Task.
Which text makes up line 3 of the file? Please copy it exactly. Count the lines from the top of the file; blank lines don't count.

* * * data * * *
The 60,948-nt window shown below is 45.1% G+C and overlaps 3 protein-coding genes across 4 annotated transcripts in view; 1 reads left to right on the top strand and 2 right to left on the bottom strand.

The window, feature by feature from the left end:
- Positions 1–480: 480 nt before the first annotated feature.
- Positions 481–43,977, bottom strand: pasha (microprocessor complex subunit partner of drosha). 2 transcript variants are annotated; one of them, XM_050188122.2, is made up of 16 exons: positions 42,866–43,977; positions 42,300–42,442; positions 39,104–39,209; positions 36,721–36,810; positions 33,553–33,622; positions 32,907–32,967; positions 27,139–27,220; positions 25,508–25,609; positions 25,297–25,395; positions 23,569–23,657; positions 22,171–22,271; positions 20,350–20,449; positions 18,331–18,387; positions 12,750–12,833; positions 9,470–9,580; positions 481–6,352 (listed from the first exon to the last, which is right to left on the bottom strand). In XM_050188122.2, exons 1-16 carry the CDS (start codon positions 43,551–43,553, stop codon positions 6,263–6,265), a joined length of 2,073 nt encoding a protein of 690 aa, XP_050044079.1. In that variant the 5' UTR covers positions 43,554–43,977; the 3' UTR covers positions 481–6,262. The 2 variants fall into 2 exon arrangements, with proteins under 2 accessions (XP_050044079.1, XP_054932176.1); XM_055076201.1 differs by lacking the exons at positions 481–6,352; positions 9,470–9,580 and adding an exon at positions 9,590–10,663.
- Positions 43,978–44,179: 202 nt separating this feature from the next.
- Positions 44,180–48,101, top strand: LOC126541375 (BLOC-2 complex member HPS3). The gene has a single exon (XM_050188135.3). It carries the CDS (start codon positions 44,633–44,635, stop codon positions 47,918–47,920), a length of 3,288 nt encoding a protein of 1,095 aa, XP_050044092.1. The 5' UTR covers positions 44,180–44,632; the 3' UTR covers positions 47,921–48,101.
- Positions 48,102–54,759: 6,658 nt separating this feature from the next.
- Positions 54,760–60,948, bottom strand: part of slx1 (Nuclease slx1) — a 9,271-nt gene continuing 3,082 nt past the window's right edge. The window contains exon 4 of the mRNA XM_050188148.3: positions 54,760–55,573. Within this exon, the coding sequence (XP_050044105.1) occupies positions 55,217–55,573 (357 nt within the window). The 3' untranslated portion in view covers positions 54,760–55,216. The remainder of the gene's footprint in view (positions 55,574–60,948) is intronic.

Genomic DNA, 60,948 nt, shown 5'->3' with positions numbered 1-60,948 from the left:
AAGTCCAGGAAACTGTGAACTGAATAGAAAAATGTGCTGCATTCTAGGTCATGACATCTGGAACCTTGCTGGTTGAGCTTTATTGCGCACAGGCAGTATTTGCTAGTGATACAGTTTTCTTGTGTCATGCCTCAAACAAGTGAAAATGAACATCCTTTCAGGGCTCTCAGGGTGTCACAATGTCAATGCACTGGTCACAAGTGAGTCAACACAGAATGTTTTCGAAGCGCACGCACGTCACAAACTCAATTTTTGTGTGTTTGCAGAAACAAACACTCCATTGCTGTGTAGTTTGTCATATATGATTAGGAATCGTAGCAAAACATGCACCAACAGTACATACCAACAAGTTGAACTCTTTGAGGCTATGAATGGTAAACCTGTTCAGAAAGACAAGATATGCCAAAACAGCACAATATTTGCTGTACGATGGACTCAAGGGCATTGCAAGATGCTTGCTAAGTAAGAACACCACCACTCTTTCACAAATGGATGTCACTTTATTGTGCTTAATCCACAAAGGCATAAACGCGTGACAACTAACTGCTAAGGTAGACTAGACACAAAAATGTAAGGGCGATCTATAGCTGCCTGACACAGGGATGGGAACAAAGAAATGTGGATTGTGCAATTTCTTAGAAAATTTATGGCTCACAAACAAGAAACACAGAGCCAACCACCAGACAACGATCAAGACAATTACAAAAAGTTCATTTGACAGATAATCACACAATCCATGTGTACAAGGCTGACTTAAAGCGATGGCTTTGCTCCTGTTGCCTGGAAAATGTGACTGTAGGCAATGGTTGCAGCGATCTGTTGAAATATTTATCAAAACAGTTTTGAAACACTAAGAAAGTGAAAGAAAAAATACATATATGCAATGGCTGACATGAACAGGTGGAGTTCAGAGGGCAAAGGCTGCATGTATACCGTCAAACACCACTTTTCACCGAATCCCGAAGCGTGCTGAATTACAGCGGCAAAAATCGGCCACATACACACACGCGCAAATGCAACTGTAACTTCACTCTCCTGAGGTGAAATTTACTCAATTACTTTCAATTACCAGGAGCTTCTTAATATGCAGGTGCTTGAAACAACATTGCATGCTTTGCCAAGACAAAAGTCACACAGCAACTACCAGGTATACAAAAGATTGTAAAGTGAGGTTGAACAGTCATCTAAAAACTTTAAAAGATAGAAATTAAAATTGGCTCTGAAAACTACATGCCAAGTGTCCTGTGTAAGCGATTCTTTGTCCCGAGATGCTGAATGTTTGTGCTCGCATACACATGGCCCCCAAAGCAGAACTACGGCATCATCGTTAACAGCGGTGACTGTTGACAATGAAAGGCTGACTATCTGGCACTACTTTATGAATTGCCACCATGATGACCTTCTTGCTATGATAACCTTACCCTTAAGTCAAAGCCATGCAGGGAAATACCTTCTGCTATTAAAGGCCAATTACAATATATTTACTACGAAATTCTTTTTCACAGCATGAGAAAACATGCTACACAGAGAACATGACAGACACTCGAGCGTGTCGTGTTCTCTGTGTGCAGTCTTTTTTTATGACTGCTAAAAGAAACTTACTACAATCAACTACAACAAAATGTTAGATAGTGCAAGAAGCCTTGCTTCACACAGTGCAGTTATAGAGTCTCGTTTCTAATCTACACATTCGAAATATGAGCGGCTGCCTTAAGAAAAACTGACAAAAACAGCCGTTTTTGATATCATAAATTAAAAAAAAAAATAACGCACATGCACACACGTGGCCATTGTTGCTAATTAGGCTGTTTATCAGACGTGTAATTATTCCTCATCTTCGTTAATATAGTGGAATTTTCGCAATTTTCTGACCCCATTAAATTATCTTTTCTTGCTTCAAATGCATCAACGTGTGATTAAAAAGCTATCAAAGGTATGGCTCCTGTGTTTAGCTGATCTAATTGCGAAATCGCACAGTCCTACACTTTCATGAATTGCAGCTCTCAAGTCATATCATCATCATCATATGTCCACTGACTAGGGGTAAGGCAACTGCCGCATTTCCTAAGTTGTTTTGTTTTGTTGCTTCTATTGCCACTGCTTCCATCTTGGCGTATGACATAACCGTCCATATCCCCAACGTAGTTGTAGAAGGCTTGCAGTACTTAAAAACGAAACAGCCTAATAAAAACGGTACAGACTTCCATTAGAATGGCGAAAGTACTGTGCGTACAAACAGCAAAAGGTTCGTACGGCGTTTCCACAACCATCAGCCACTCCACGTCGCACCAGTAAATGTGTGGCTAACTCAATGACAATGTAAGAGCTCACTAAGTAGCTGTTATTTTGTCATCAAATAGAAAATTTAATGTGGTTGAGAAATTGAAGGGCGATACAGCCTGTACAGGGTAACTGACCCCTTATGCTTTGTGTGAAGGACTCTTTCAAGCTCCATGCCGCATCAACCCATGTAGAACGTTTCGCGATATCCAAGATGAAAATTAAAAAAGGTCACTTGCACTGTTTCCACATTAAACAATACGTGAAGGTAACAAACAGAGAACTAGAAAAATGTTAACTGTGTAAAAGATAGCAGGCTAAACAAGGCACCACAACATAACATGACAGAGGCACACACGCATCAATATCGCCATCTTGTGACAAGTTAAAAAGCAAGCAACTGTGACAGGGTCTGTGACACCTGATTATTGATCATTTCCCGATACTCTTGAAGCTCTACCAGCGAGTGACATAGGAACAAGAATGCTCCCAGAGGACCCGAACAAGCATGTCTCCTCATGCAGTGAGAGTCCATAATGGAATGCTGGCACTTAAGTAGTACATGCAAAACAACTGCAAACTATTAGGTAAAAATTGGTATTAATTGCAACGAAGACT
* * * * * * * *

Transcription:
- Positions 1–480: 480 nt before the first annotated feature.